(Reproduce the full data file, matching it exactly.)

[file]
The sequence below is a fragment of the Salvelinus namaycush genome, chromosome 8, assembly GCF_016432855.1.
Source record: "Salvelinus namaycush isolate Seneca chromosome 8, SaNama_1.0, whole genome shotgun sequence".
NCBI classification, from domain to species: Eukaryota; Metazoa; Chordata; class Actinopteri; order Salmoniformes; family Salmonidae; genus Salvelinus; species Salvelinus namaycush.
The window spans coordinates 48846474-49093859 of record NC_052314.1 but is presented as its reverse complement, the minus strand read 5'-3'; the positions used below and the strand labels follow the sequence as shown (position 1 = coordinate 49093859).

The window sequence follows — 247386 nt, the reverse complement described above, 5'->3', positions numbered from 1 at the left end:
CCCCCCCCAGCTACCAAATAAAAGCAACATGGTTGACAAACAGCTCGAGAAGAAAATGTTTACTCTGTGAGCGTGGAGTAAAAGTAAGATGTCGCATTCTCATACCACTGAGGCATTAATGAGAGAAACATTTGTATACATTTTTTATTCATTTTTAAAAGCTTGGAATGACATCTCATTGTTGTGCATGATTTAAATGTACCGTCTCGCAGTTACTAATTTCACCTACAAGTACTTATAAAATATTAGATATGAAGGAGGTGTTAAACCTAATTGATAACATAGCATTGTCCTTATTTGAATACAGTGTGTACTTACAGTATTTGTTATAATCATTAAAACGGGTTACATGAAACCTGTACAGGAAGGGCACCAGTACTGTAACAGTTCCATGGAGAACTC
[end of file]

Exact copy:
The sequence below is a fragment of the Salvelinus namaycush genome, chromosome 8, assembly GCF_016432855.1.
Source record: "Salvelinus namaycush isolate Seneca chromosome 8, SaNama_1.0, whole genome shotgun sequence".
NCBI classification, from domain to species: Eukaryota; Metazoa; Chordata; class Actinopteri; order Salmoniformes; family Salmonidae; genus Salvelinus; species Salvelinus namaycush.
The window spans coordinates 48846474-49093859 of record NC_052314.1 but is presented as its reverse complement, the minus strand read 5'-3'; the positions used below and the strand labels follow the sequence as shown (position 1 = coordinate 49093859).

The window sequence follows — 247386 nt, the reverse complement described above, 5'->3', positions numbered from 1 at the left end:
CCCCCCCCAGCTACCAAATAAAAGCAACATGGTTGACAAACAGCTCGAGAAGAAAATGTTTACTCTGTGAGCGTGGAGTAAAAGTAAGATGTCGCATTCTCATACCACTGAGGCATTAATGAGAGAAACATTTGTATACATTTTTTATTCATTTTTAAAAGCTTGGAATGACATCTCATTGTTGTGCATGATTTAAATGTACCGTCTCGCAGTTACTAATTTCACCTACAAGTACTTATAAAATATTAGATATGAAGGAGGTGTTAAACCTAATTGATAACATAGCATTGTCCTTATTTGAATACAGTGTGTACTTACAGTATTTGTTATAATCATTAAAACGGGTTACATGAAACCTGTACAGGAAGGGCACCAGTACTGTAACAGTTCCATGGAGAACTC